Construction Material Prices Skyrocketing


Samantha Antil, Digital Editor

In recent months, lumber prices have seen a steep climb – that is, when the products are available at all. COVID-19 has left many stores backlogged and struggling to keep up with orders. In response to the pandemic, prices dipped and construction generally halted. The real trouble resulted from the sudden influx of purchases as reopenings took place, swamping retailers with high-level demand. In response, the prices for goods like plywood have almost tripled in some cases. And wood isn’t the only material suffering from steep price hikes. 


PVC piping, electrical wire and boxes, aluminium, and concrete are all seeing notable rises in cost. According to the National Association of Homebuilders, steel products have reached a record high, having increased by 17.6% in March. Data from the NAHB further explores foreign exchange, expressing a decrease in the strength of a U.S. dollar to a Canadian one by over 13% since March 2020. 


The U.S. Chamber of Commerce’s Commercial Construction Index (CCI) reports that 82% of contractors say that these material cost fluctuations have had moderate to high impact on their businesses, and it’s clear to see why. Out of those 82%, over half expressed concern over lumber prices, not to mention the cost of other goods and their respective availabilities. 80% of contractors are also experiencing delays due to COVID-19.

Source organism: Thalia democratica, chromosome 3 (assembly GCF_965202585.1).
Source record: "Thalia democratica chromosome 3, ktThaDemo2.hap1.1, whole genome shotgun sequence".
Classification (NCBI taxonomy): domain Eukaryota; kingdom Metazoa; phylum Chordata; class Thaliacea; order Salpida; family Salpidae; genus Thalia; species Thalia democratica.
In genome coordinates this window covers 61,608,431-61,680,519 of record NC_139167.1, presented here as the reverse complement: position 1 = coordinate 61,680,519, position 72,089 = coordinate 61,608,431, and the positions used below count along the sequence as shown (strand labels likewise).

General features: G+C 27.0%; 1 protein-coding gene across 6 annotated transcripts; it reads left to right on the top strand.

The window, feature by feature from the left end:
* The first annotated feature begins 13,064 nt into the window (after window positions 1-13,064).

The effect of the coronavirus in construction and renovation doesn’t end there. 


Because builders are spending so much more on supplies, the cost of houses themselves is climbing. New projects weigh in with tens of thousands of extra dollars from their inflated costs. Many contractors, fearing higher prices in the future, have begun buying in bulk, seemingly feeding into the cycle. 


The economic impacts of COVID-19 appear to be here to stay, at least for the foreseeable future – and they may not always be where one would expect them. There is no real certainty surrounding construction goods and their prices, or when things will begin to level out. Some sites recommend seeking out cheaper or lesser used alternatives to more popular products, while others believe the solution to be as simple as minimizing waste. 


Specialists are waiting by to observe how the market will change with time.